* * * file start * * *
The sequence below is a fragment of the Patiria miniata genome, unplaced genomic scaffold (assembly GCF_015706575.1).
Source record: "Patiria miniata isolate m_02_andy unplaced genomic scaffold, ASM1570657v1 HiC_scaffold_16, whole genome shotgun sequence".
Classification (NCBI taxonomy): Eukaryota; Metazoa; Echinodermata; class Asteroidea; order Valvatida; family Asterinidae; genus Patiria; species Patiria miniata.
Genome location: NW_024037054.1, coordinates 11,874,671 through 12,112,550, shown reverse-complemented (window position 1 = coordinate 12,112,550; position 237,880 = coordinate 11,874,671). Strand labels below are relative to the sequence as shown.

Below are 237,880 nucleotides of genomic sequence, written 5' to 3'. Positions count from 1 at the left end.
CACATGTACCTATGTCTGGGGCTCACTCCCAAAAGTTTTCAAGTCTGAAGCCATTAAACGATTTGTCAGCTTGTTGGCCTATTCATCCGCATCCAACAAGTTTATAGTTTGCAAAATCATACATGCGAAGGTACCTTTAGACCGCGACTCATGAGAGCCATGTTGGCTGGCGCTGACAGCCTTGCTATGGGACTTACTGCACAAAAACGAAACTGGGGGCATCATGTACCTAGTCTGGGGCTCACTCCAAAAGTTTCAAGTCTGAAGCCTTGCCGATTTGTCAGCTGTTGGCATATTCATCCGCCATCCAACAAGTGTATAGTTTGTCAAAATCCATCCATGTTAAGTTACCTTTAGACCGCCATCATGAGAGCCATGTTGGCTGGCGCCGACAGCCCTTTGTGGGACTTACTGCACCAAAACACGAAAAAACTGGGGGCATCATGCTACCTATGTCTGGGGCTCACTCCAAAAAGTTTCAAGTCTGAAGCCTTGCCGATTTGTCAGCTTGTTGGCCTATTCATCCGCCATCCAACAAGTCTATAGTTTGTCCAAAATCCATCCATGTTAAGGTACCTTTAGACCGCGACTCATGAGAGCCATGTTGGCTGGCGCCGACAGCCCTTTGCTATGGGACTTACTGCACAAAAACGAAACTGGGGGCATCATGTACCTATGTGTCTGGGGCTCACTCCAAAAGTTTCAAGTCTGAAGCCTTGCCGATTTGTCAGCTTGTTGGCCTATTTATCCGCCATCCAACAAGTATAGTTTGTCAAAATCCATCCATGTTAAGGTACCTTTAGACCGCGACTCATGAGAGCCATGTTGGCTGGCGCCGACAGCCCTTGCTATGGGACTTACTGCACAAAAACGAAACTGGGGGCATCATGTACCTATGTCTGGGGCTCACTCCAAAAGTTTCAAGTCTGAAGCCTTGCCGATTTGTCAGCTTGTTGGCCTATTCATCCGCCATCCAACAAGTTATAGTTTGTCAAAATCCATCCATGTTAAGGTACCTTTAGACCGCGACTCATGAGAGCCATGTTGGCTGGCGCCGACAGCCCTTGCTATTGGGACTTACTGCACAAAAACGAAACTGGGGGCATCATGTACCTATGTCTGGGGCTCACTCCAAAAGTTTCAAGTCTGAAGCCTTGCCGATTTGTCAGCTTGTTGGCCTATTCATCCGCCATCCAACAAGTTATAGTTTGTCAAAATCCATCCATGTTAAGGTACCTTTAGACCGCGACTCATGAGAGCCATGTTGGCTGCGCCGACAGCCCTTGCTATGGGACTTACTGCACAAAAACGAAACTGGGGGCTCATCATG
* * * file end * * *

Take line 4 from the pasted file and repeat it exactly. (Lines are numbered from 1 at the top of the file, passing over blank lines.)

Genome location: NW_024037054.1, coordinates 11,874,671 through 12,112,550, shown reverse-complemented (window position 1 = coordinate 12,112,550; position 237,880 = coordinate 11,874,671). Strand labels below are relative to the sequence as shown.